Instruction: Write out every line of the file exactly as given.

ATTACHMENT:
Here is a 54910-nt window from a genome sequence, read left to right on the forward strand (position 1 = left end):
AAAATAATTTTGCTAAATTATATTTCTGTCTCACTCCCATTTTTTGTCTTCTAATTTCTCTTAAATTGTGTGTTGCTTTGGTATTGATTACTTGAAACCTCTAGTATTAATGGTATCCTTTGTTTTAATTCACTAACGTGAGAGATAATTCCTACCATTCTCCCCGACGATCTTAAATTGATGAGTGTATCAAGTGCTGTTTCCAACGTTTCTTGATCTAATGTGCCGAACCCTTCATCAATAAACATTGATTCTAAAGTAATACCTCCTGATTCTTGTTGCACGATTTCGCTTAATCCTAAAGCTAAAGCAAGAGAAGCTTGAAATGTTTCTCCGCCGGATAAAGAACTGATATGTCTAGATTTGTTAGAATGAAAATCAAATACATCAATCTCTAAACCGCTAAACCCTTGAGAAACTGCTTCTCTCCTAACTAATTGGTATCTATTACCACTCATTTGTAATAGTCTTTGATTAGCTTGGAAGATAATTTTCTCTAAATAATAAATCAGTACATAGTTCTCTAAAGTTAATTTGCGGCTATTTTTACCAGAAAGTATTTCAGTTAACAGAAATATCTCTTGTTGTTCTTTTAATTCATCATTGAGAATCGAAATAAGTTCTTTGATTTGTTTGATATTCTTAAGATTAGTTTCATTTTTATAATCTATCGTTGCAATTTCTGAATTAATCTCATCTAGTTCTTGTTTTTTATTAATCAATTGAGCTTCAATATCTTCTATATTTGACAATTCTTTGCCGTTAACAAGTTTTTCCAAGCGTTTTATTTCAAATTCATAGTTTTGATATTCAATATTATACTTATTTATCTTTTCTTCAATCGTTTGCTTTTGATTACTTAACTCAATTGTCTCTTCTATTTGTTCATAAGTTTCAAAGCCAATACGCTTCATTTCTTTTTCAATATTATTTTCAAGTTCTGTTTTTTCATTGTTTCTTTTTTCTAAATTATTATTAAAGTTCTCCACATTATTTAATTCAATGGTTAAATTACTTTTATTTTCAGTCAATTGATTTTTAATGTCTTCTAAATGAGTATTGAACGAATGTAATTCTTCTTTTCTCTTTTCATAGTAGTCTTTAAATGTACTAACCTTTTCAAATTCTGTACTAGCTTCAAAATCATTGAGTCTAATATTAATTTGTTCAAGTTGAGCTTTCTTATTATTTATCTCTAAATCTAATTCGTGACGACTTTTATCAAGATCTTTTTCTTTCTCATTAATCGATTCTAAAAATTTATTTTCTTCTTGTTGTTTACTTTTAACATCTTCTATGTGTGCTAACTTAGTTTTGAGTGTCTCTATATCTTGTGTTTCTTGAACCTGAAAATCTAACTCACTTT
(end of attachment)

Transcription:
Here is a 54910-nt window from a genome sequence, read left to right on the forward strand (position 1 = left end):
AAAATAATTTTGCTAAATTATATTTCTGTCTCACTCCCATTTTTTGTCTTCTAATTTCTCTTAAATTGTGTGTTGCTTTGGTATTGATTACTTGAAACCTCTAGTATTAATGGTATCCTTTGTTTTAATTCACTAACGTGAGAGATAATTCCTACCATTCTCCCCGACGATCTTAAATTGATGAGTGTATCAAGTGCTGTTTCCAACGTTTCTTGATCTAATGTGCCGAACCCTTCATCAATAAACATTGATTCTAAAGTAATACCTCCTGATTCTTGTTGCACGATTTCGCTTAATCCTAAAGCTAAAGCAAGAGAAGCTTGAAATGTTTCTCCGCCGGATAAAGAACTGATATGTCTAGATTTGTTAGAATGAAAATCAAATACATCAATCTCTAAACCGCTAAACCCTTGAGAAACTGCTTCTCTCCTAACTAATTGGTATCTATTACCACTCATTTGTAATAGTCTTTGATTAGCTTGGAAGATAATTTTCTCTAAATAATAAATCAGTACATAGTTCTCTAAAGTTAATTTGCGGCTATTTTTACCAGAAAGTATTTCAGTTAACAGAAATATCTCTTGTTGTTCTTTTAATTCATCATTGAGAATCGAAATAAGTTCTTTGATTTGTTTGATATTCTTAAGATTAGTTTCATTTTTATAATCTATCGTTGCAATTTCTGAATTAATCTCATCTAGTTCTTGTTTTTTATTAATCAATTGAGCTTCAATATCTTCTATATTTGACAATTCTTTGCCGTTAACAAGTTTTTCCAAGCGTTTTATTTCAAATTCATAGTTTTGATATTCAATATTATACTTATTTATCTTTTCTTCAATCGTTTGCTTTTGATTACTTAACTCAATTGTCTCTTCTATTTGTTCATAAGTTTCAAAGCCAATACGCTTCATTTCTTTTTCAATATTATTTTCAAGTTCTGTTTTTTCATTGTTTCTTTTTTCTAAATTATTATTAAAGTTCTCCACATTATTTAATTCAATGGTTAAATTACTTTTATTTTCAGTCAATTGATTTTTAATGTCTTCTAAATGAGTATTGAACGAATGTAATTCTTCTTTTCTCTTTTCATAGTAGTCTTTAAATGTACTAACCTTTTCAAATTCTGTACTAGCTTCAAAATCATTGAGTCTAATATTAATTTGTTCAAGTTGAGCTTTCTTATTATTTATCTCTAAATCTAATTCGTGACGACTTTTATCAAGATCTTTTTCTTTCTCATTAATCGATTCTAAAAATTTATTTTCTTCTTGTTGTTTACTTTTAACATCTTCTATGTGTGCTAACTTAGTTTTGAGTGTCTCTATATCTTGTGTTTCTTGAACCTGAAAATCTAACTCACTTT